I had a burst pipe in a crawl space, and when I managed to get back there I
discovered it was 3/8" soft copper. Unfortunately I had no 3/8" fittings.
(do they even make 3/8" fittings, other than compression?)
So I "fixed" it by getting the hole as small as I could with pliers, and
then by wrapping two layers of silicon tape around it. Then I put some
cable ties around the tape for good measure.
Seems to be holding so far. Assuming it does not blow immediately, should
it be good indefinitely or will it deteriorate? Anyone use it for this
It doesn't "deteriorate", but it's not going to last for long. Simple
expansion and contraction will cause a leak and as long as the leak stays
ahead of sediment plugging the leak, it will continue to grow larger. It'll
get damp, drip, squirt, and then let loose, probably sooner than later.
Best to get a better fix while the weather's decent for working.
I'd suggest to trace it back as far as you can, and replace the tubing.
Water copper isn't all that expensive.
Compression is what you see at the store, for water copper splicing. Flare
for refrigeration guys. Sweat fittings for HVAC guys. Braze for puron.
Replacing the pipe is obviously the right thing to do but I have a little
storry that might help some of you in a real emergency.
Years ago I saw ad on late night TV for a product called Magic Tape and I
just laughed to think anyone would believe those rediculous claims.. One
day I was in a trade supply shop and they had a similar product on the shelf
and I decided to buy a roll. The stuff sat in my tool box for over a year
until one very cold night I walk down to my basement a noticed a leak in one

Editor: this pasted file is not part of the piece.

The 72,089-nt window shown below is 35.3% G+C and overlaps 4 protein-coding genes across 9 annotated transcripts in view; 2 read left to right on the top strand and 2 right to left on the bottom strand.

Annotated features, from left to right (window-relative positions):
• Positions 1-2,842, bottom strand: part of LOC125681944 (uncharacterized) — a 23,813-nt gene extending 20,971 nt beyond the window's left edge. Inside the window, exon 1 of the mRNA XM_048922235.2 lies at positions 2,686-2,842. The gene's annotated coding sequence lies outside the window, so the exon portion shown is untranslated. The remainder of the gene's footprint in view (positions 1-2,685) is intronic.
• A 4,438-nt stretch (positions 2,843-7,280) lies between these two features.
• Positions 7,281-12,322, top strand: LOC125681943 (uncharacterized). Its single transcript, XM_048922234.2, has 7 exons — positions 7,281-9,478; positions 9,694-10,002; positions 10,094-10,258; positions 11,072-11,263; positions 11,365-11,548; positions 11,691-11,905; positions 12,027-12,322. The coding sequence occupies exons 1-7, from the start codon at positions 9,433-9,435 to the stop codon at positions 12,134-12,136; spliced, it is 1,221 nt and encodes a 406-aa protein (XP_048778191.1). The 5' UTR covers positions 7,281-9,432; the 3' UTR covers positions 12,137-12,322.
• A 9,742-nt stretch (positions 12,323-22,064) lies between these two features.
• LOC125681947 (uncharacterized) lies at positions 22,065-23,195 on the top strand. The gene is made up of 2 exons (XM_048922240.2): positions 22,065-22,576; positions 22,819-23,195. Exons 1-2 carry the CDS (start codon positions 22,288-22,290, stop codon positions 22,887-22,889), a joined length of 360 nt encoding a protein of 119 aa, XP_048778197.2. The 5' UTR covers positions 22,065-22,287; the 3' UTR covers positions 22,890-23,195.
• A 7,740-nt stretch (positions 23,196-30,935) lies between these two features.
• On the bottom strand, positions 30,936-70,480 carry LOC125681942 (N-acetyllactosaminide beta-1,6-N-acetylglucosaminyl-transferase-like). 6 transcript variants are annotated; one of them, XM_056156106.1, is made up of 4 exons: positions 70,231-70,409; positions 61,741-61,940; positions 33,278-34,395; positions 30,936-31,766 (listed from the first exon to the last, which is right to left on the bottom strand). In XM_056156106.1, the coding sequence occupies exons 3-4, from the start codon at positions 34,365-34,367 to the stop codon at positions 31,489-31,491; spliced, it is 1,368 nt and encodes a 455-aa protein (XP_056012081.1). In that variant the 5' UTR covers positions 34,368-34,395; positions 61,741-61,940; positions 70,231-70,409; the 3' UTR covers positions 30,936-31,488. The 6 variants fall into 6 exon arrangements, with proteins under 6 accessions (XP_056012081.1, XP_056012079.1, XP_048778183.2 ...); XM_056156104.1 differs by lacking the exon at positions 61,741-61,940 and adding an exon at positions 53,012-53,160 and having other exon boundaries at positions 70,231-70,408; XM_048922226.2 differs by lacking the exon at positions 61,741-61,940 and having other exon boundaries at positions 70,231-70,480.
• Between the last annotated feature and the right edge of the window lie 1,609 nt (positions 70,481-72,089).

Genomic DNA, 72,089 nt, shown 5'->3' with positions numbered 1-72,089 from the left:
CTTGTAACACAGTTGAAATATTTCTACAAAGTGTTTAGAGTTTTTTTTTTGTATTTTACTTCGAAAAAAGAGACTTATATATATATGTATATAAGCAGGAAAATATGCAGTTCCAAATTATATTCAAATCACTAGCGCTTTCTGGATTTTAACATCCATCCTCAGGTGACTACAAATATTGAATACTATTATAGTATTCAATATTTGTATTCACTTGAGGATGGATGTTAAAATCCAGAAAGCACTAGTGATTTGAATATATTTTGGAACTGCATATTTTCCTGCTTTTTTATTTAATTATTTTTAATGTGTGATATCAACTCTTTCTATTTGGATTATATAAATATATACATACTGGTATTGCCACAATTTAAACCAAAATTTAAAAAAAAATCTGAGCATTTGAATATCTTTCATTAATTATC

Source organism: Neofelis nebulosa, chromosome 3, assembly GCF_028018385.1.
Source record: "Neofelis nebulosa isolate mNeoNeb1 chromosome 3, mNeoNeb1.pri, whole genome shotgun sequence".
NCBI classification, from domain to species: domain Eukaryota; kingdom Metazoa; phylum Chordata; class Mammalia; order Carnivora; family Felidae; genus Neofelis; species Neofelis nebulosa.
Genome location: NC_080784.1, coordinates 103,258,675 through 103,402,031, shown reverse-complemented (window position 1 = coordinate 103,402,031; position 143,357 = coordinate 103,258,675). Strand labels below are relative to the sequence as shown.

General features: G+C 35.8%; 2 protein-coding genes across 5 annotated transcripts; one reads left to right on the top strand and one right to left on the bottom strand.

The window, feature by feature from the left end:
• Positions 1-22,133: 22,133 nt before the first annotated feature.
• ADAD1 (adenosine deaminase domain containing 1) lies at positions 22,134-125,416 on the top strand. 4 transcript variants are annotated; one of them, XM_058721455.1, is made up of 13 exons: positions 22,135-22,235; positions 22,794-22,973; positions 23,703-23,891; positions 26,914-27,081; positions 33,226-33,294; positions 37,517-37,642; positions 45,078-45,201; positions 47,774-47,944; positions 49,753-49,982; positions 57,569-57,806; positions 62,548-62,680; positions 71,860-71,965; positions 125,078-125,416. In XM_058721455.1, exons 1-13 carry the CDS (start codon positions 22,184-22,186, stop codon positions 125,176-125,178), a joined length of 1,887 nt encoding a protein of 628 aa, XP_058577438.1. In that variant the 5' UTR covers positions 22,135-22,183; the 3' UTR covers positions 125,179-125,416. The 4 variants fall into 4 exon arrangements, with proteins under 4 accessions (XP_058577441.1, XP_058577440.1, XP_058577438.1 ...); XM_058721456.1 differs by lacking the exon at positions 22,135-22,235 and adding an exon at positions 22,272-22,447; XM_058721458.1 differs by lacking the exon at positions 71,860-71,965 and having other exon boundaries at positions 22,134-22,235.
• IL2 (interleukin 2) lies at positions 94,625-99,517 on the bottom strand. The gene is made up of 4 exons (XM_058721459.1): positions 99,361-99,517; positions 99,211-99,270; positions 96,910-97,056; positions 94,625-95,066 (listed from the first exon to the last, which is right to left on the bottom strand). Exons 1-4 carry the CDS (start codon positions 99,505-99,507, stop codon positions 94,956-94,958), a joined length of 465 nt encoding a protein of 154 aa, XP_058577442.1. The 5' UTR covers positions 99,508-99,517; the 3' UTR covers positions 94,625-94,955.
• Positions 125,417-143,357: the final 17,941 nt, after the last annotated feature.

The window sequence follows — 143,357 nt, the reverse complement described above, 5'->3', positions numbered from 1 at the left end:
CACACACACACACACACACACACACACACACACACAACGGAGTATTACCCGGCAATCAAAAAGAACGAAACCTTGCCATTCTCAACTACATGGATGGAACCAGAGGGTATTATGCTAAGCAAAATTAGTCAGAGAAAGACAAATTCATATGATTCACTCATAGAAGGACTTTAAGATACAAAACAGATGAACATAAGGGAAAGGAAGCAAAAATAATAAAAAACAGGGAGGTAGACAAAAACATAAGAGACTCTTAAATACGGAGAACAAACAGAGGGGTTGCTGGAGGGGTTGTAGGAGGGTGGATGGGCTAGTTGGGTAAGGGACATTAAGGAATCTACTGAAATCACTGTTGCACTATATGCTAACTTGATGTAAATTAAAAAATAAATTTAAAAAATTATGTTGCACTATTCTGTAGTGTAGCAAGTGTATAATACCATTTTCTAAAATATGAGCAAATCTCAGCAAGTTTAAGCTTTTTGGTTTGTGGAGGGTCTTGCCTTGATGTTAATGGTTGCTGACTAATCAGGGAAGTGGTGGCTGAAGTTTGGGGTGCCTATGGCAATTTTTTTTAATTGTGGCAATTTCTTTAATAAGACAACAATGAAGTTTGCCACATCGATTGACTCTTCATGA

of my boiler pipes. My 125 year old house doesn't have much insulation and
the idea of shutting down and draining my system was out of the question.
I grabbed that roll of tape and damb if it didn't work just great. It
stopped the leak completely and I proceeded to completely forget the pipe
needed repair until the follow spring. When I started to cut off the tape
( it bonds to itself and becomes a solid blob) to do a permanent repair I
was shocked to see the pipe had actually seperated from the fitting and
there was a gap of almost 1/8", but still no leak. The vulcanised blob had
stetched but held the pipes together and I was really impressed. Since
then I haven't been able to find the same product but I have used the
product from the TV ad ( Magic Tape) and it's not as easy to work but has
saved my butt more than once.
I don't work for the company I'm just a statified consumer.
Bonded wet to copper pipe. The stuff I used back then wasn't Magic Tape and
for the life of me I can't remember it's name on the package and the
supplier can't either. I have used Magic Tape many times since then and yes
if stretched properly before application it works real well. If I' not
mistaken the tape is even rated for high voltage but don't quote me on that.
Whats wrong with a compression fittting?
They are the easiest repair in a tight place.
The way you got it now, you will be leaking soon.
You'd be better off with one of those clamps with a rubber insert, but
why bother. A compression fitting is more permanent and probably
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